Reading the Environment

April 11th, 2011 by Megan

You can engage your students in learning about the environment by reading to them! Photo courtesy of the San Jose Library via Creative Commons.

Only within the moment of time represented by the present century has one species — man — acquired significant power to alter the nature of his world.

There is no drop of water in the ocean, not even in the deepest parts of the abyss, that does not know and respond to the mysterious forces that create the tide.”

With these words Rachel Carson initiated a tide change of her own.  Silent Spring, published in 1962, sparked the environmental movement by alerting Americans to ecological dangers associated with widespread application of unexamined pesticides such as DDT.  A wealth of environmental literature, fiction and non-fiction, is available for readers of all ages.  Why not celebrate Environmental Education Week or Earth Day with a book?

Beginning Reader Recommendations

The Lorax, by Dr. Seuss

Dr. Seuss’ Lorax speaks for the trees in a story that warns children of the ecological dangers of smogulous smog and teaches the hope that comes with planting seeds.

A Day in the Salt March, by Kevin Kurtz, illustrations by Consie Powell

This book describes with rhyming verse and bright illustrations all of the bustling activity that takes place in a marsh in one day.

Animal Poems of the Iguazu, by Francisco X. Alarcon, illustrations by Maya Christina Gonzalez

Children can use this book’s colorful illustrations and poems describing creatures found in the Iguazu National Park to appreciate the differences between wildlife in the Bay watershed and around the globe.

Advanced Reader Recommendations

Walden, by Henry David Thoreau

Thoreau describes a two year period he spent living on Walden Pond. This book outlines the author’s thoughts on an individual’s independence and society’s interactions with the natural world.

A Sand County Almanac, by Leopold Aldo

This collection of essays by Wisconsin ecologist Leopold Aldo offer ideas on environmental ethics and dilemmas surrounding the real world application of conservation practices.

Ishmael: An Adventure of Mind and Spirit, by Daniel Quinn

This novel, which earned the Turner Tomorrow Fellowship Award, is a classic story of man and telepathic ape. The author explores philosophies behind sustainable living and leaves readers to answer the question “With man gone will there be hope for gorilla?”

For additional resources please visit the Environmental Literacy Council, or your local library.

Megan Hession is the Chesapeake Bay Program's Habitat Team Staffer.

Celebrate Earth Day All Month Long

April 4th, 2011 by Sarah

Earth Day is a great opportunity to engage children in learning about their environment. Photo courtesy of US FWS via Creative Commons, photographer Rick L. Hansen.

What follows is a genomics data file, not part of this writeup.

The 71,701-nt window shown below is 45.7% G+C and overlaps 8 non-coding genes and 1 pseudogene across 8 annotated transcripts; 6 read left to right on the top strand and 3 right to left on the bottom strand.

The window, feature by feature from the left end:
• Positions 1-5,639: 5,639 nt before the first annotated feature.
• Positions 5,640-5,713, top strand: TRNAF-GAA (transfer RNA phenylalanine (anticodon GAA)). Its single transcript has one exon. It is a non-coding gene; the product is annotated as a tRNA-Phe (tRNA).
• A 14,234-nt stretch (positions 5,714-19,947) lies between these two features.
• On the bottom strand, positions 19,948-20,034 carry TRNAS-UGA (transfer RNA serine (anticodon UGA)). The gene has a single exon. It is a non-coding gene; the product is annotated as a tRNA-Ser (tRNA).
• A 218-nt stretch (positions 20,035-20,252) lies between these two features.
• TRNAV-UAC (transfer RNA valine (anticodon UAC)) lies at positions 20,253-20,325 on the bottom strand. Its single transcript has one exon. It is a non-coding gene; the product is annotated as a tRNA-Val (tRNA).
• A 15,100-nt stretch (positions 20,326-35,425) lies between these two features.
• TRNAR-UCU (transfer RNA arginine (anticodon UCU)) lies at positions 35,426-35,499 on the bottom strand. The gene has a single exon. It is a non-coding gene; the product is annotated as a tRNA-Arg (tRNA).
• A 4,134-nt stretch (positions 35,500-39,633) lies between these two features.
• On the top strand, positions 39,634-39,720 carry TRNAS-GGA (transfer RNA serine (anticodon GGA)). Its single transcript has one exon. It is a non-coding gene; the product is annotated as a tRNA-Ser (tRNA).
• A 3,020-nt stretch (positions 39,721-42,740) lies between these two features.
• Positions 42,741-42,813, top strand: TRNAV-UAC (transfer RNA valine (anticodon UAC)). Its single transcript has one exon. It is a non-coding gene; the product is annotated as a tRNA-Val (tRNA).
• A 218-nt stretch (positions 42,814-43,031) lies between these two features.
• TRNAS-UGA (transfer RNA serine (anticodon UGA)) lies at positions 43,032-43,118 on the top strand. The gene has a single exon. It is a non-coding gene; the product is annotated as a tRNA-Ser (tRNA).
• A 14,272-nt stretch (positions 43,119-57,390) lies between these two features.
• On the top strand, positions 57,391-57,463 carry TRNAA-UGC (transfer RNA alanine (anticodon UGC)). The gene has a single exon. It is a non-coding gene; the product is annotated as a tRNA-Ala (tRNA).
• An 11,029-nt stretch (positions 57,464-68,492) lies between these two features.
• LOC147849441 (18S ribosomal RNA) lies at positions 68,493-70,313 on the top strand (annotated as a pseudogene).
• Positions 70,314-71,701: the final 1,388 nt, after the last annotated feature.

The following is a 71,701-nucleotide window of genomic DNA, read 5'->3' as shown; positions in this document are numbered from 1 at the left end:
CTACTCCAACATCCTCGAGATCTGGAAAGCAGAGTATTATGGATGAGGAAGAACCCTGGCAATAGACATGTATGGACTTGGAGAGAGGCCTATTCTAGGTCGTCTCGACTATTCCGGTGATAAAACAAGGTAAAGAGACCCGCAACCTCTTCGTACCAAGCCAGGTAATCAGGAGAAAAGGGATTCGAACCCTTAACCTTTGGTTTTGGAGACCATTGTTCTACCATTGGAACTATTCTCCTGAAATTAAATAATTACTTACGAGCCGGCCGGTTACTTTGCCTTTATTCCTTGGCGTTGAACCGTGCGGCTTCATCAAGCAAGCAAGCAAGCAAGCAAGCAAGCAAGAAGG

Earth Day was founded by Unites States Senator Gaylord Nelson from Wisconsin as a “national teach-in on the environment,” and was first held on April 22, 1970. It became a global event in 1990 with environmentally focused events taking place in 141 countries.  This April, don’t just celebrate Earth Day on the 22nd, make it a month long celebration!  Here are some resources and events to help you get started:

National Environmental Education Week: In 2011, National Environmental Education Week (EE Week), the nation’s largest environmental event, will be held from April 10-16.  Here in the Chesapeake Bay Watershed we will be celebrating the 2011 EE Weeks’s focus on Ocean Connections in the nation’s largest estuary!

National Park Week: Celebrate National Parks Week from April 16-24, 2011 in one of our 364 national parks! This year’s focus, Healthy Parks, Healthy People, highlights the connection between human and environmental health and the vital role America’s national parks play in both.

International Year of the Forest: The United Nations General Assembly declared 2011 as the International Year of Forests to raise awareness on sustainable management, conservation and sustainable development of all types of forests. Learn more on their website!

US EPA Earth Day Website: This website contains information on how to find and get involved in local Earth Day Activities. It also provides teachers with links to EPA environmentally focused lesson plans

Tools to Reduce Waste in Schools: Use this resource to help your school and school district reduce the amount of waste you generate. This detailed resource will guide you through how to conduct a waste assessment and tell you how to start a waste reduction program or expand an existing one.